The growing use of “partner”, however, has had its own effect. It has helped cement this change more firmly into place by defining serial relationships as the norm rather than the exception. The rise of the term “partner” is another example of the homosexualisation of our culture. Once again, this is a considerable victory for the sexual radicals.
In these language wars, conservatives have not been completely subdued. Indeed, they scored a notable triumph in the 1990s when “politically correct” became part of common usage. “Politically correct” had the great virtue of being a satirical term. It was used by conservatives to send up leftist attempts to impose speech codes that forbade negative descriptors based on race, sex, class, ethnicity, sexual proclivity and disability. The disabled were no longer to be called blind, deaf, dumb or crippled. They were simply different, indeed “challenged” by their difference.
The worst offenders were bureaucracies and public education. In the early 1990s, the suffix “man” was ruled sexist by the Australian Government’s style manual for official publications, which forbade terms such as “sportsmanship”, “workman” and “statesmanlike”. Guidelines for American university presses declared a wide range of prohibitions including “massacre”, which was “highly offensive” when used to refer to a successful American Indian raid or battle victory against white colonizers and invaders. White Americans, however, could still be said to massacre the Indians. No one could be called “deranged”, “insane” or “deviant”, let alone “mad” or crazy”. Even “virgin forest” was out, along with any other comment about sexual experience or sexual violation. In many government offices, schools and universities “Merry Christmas” became “Happy Holiday” or “Season’s Greetings”, lest it offend the non-Christian. These therapeutic euphemisms were so transparently self-righteous and paternalistic they became a standing joke.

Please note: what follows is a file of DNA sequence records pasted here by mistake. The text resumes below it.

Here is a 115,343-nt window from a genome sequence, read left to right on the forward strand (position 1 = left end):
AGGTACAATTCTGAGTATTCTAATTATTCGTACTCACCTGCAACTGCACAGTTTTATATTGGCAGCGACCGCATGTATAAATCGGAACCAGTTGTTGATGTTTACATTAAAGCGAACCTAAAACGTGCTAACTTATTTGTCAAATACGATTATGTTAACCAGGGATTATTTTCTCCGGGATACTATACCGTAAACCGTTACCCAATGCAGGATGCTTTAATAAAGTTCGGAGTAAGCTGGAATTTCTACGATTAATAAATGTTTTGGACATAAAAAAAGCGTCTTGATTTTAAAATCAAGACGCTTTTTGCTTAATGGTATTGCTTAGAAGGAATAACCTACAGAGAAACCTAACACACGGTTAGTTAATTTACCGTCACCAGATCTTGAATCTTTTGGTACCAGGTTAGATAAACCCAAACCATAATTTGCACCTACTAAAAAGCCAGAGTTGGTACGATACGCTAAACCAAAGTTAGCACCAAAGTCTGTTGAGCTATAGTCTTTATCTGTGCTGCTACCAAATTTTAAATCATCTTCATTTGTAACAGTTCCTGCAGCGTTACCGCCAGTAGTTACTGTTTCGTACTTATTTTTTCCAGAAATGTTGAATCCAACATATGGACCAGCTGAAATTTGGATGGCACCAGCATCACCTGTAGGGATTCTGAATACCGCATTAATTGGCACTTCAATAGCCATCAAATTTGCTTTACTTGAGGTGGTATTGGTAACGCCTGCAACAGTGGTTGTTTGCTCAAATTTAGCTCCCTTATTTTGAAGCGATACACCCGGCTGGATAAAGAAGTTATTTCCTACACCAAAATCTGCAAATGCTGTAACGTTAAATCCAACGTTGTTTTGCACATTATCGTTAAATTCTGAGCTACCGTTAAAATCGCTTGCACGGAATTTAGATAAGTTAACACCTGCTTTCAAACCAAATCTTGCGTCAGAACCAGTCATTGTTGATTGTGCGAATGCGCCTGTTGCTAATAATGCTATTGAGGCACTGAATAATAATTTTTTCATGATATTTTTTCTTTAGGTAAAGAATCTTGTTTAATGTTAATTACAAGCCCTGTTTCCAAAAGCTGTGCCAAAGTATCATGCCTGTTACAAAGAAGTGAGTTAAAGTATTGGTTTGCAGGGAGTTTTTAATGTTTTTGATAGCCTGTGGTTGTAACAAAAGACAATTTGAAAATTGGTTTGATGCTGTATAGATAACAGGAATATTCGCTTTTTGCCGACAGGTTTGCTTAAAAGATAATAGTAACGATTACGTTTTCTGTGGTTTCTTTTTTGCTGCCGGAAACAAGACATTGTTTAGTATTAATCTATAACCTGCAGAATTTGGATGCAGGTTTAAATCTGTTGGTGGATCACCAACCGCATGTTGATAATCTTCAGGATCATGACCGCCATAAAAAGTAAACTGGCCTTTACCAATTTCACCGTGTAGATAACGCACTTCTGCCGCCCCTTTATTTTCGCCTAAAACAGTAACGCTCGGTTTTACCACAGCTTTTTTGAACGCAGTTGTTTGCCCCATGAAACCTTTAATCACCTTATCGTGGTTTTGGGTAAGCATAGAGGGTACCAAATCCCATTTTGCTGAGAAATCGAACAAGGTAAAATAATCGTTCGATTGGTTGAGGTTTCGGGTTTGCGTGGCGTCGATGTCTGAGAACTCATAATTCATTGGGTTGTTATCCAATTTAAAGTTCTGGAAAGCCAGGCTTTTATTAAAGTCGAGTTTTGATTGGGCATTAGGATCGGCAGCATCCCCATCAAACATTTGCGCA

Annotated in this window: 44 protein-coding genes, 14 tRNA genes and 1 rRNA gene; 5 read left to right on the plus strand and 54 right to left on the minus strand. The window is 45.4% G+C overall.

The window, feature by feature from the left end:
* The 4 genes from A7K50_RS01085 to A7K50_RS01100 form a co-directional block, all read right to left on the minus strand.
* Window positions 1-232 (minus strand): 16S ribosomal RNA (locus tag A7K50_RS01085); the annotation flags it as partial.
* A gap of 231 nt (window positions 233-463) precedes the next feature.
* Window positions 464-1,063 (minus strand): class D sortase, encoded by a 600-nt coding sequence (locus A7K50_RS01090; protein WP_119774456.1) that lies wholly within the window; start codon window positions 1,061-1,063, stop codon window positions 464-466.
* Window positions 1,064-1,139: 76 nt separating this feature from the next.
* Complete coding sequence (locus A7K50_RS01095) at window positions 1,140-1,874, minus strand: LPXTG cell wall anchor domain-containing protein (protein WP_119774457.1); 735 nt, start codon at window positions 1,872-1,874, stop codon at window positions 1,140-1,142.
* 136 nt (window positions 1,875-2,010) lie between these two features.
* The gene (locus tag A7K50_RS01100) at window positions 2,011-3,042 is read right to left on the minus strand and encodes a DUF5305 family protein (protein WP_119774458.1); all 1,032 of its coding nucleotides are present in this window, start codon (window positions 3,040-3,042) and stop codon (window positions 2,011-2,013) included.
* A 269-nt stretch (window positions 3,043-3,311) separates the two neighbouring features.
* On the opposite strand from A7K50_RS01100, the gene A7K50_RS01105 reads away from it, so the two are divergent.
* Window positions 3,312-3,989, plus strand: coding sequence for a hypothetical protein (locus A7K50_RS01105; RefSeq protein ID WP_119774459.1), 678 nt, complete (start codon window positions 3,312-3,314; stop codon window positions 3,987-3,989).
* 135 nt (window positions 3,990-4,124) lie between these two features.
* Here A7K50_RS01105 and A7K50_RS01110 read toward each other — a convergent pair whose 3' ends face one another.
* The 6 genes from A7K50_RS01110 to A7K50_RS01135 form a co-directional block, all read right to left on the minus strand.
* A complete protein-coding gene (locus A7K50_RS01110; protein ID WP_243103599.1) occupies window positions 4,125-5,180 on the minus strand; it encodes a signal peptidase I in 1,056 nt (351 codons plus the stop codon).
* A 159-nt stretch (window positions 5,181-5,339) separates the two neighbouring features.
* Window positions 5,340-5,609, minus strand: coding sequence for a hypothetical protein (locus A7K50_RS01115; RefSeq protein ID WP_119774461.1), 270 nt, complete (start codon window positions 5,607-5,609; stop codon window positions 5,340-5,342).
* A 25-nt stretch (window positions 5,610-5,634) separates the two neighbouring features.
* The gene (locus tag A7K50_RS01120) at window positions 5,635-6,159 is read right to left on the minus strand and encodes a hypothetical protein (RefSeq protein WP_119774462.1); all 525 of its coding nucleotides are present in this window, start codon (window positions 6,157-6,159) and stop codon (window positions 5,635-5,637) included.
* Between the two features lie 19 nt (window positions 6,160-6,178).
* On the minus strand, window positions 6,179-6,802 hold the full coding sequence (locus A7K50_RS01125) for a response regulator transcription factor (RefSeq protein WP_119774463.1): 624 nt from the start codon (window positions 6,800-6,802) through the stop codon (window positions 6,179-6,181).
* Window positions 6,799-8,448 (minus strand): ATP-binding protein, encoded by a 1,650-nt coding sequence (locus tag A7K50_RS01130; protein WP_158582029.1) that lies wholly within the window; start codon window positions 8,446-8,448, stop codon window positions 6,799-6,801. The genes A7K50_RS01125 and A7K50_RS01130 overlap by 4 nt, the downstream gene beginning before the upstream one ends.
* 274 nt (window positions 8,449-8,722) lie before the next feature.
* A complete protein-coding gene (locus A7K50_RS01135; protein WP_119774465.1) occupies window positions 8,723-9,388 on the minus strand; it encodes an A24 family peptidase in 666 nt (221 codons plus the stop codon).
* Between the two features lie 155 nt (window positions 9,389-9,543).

Political correctness is often portrayed as a conservative plot against the left. This was the claim of a 1995 counter-attack by John K. Wilson, author of The Myth of Political Correctness: The Conservative Attack on Higher Education. It was echoed by the outspoken Scottish feminist lawyer Helena Kennedy: “Political correctness is an invention of the right”. This is a misunderstanding that grew from the fact that the acronym “PC” first gained notice in an anti-left student cartoon strip produced at Brown University, Rhode Island.
“Political correctness” works so well because it satirises terminology long used by the left itself. A recent analysis, Political Correctness and the Theoretical Struggle by Frank Ellis of the University of Leeds, shows that rather than being a stuffy but essentially harmless effort to avoid offending people, the concept has long been deeply embedded within radical culture.